After the Wolfpack performance, I decided to walk around the Castleberry Hill neighborhood to check out the rest of Flux Night, but as I soon found out, the event was largely coming to an end. What it had been was a series of performance art works and some visual installations, which were scattered all over the neighborhood, as if the whole area was a gigantic outdoor art gallery. It was actually a pretty cool concept. I walked down past the No Mas Cantina, all the way down to Peters Street, where there were some urban clubs. I started to go inside, but they were crowded, and nobody seemed to be performing. There were no bands, and it just seemed to be all DJ-based music. So I walked back to my car, and headed back to the Melia Hotel for the night.
A cryptic message posted on saxophonist Kebbi Williams’ Facebook profile suggested that the Castleberry Hill neighborhood was going to be the location of “musical mayhem” at the hands of the Wolfpack on Saturday at midnight. And just what exactly is the Wolfpack? Judging from YouTube videos and what I could gather online, in one sense the Wolfpack is a musical flash mob consisting of a fairly large number of wind instruments. The Wolfpack seems to have taken over neighborhoods, MARTA stations and night clubs, and often the locations of their upcoming escapades are revealed to social media through an indirect message such as the one that brought me out to Castleberry Hill on this particular night. But the Wolfpack is also something else. As a large marching band of tubas, trombones, trumpets and saxophones (it is unclear to me whether marching percussionists ever take part), the Wolfpack also resembles an Atlanta take on the New Orleans brass band tradition, not that the music played by the Atlanta Wolfpack much resembles that of the New Orleans bands, but rather that the bands seem to fill the same community functions in both cities. At any rate, I got my car from the hotel and drove out to the Castleberry Hill neighborhood where a one-day art event called Flux Night had been going on all evening. Fortunately, I had no problem finding parking, and I gradually walked up to Elliott Street, where a crowd of several hundred young people were gathered in front of a bar called the Elliott Street Pub. I had to walk under some sort of art installation that functioned as an arch, and soon encountered a group of four or so drummers who were bashing away on as many drum sets. One electric guitarist seemed to be playing with them, and on the opposite side of the street was a man juggling flaming batons, and I gradually began to notice that a group of people were attacking an SUV with pickaxes and sledgehammers. Apparently, the SUV had been acquired from a junkyard for the purpose of being torn up, and was thus part of a performance art piece that was being done. If there was a theme to all of this, it seemed to be chaos. Perhaps these artists were into Dadaism, or maybe Futurism.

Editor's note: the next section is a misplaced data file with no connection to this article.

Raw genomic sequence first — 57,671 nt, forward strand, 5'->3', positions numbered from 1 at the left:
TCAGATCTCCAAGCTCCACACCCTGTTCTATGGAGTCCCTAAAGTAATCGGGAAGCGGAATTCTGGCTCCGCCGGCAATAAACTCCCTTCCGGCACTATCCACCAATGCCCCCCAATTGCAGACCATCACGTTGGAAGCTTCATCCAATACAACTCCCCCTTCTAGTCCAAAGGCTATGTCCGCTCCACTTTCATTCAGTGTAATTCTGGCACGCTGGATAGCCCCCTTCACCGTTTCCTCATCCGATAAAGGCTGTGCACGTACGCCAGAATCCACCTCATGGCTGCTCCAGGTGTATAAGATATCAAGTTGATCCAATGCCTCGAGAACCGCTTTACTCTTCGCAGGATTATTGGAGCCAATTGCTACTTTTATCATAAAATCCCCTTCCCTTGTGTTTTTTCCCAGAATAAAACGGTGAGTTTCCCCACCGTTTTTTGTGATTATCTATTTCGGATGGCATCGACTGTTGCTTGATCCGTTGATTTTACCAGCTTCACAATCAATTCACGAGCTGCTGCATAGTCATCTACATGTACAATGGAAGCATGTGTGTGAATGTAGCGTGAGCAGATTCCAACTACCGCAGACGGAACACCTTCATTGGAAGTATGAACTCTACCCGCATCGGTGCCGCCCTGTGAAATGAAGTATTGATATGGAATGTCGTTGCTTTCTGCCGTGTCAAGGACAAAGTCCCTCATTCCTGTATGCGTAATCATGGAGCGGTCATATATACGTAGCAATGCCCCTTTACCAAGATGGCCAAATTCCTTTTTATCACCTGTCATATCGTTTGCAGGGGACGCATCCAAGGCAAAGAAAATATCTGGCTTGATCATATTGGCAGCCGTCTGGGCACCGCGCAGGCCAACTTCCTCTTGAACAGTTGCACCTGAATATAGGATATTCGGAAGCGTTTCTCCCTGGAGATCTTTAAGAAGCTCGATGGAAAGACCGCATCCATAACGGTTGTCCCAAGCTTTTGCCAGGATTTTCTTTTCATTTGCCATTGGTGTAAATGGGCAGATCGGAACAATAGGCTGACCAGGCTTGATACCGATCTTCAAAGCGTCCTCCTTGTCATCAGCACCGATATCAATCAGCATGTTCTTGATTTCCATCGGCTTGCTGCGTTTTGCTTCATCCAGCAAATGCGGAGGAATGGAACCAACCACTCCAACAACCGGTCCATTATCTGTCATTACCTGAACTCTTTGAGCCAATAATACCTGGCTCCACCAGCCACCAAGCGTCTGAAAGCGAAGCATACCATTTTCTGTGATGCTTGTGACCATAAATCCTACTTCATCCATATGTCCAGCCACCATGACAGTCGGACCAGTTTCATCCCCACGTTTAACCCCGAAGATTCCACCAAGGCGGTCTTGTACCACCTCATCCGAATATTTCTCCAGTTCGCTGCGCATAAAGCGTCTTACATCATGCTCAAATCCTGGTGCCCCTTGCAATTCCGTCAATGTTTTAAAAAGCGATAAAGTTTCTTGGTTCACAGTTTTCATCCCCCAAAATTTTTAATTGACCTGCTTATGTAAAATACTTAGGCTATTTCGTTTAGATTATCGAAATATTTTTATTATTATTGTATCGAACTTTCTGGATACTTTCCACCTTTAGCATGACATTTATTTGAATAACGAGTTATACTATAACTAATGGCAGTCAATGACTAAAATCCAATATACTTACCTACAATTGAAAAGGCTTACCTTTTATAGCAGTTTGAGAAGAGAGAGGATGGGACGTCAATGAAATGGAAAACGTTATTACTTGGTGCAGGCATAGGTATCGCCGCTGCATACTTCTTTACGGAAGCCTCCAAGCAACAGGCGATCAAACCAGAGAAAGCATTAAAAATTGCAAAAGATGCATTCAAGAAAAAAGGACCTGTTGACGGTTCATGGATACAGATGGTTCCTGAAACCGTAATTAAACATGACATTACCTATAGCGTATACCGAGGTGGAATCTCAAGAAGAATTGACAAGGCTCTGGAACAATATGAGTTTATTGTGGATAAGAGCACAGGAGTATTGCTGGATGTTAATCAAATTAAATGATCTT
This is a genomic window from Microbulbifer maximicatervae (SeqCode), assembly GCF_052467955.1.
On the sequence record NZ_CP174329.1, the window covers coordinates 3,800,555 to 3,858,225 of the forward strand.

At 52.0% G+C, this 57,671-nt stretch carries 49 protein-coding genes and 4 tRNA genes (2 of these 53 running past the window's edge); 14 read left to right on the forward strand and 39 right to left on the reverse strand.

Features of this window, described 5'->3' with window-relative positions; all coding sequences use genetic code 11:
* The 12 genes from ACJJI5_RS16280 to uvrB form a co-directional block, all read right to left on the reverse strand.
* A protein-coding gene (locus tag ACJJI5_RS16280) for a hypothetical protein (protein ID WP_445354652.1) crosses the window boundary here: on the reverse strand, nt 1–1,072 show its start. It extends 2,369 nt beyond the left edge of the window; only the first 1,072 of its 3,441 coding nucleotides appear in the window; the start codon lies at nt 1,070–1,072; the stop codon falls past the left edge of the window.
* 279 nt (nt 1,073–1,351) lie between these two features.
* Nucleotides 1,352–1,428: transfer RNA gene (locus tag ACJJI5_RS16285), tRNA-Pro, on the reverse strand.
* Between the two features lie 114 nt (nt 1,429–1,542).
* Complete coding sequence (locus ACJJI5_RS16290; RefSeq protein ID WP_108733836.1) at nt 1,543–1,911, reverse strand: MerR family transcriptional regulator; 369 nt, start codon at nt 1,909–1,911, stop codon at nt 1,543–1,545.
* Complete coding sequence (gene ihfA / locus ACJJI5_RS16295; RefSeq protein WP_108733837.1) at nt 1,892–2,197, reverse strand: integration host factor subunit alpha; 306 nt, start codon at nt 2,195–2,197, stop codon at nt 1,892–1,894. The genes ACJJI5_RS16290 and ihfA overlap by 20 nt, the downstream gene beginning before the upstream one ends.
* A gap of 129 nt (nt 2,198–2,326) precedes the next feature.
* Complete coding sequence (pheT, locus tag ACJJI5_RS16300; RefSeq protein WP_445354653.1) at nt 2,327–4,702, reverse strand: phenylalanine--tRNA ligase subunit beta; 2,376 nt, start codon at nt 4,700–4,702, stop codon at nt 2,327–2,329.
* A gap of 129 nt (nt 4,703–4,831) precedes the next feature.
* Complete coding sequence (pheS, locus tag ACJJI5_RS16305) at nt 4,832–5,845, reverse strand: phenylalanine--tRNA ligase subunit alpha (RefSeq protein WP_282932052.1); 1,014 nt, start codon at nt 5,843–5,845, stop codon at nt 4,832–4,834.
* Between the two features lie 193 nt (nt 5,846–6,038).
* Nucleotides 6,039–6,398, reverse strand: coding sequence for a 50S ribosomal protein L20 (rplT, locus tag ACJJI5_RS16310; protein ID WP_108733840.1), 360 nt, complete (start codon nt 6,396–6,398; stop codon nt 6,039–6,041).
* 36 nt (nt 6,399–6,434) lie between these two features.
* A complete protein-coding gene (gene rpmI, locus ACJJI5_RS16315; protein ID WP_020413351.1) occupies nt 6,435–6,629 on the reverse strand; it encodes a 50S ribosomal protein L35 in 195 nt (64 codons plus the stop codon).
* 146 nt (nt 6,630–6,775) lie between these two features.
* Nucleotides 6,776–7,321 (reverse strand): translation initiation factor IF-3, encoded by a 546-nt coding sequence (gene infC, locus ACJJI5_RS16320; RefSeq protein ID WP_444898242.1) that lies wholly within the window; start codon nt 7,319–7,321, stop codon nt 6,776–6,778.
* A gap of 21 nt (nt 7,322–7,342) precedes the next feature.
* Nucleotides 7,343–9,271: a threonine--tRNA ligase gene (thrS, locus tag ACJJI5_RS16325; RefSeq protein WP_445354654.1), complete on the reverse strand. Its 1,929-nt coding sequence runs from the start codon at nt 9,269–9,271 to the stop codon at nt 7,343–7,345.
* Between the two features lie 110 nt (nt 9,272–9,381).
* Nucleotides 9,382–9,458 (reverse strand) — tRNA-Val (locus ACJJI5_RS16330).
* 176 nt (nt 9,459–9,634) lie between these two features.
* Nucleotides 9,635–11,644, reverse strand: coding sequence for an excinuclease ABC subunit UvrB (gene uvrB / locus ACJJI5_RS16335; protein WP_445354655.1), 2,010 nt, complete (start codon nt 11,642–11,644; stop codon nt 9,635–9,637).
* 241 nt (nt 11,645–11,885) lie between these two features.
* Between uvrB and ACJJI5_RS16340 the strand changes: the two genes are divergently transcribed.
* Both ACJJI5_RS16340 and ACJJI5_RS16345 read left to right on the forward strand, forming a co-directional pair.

In the event, I suddenly heard the low bass of tubas from the other end of Elliott Street, and soon a large brass band was marching into this cauldron of confusion. Although it was somewhat hard to hear due to all the yelling and laughing and SUV-bashing, they seemed to be playing a kind of crunk, Atlanta hip-hop groove. Gradually the drummers on the sets nearby began to line up with what the Wolfpack was playing, as did the guitarists. Much of the crowd shifted its attention away from the battered SUV and toward the musicians that were playing just outside the pub’s door. When the musicians had played in this manner for awhile, the music began to break down into free jazz, centered around the drummers, guitarist and a trumpet player (was that Russell Gunn?) and a saxophonist. Soon that came to an end as well, and all the musicians were walking through the crowd, under the big art archway at the corner and were headed away from the area, all too soon.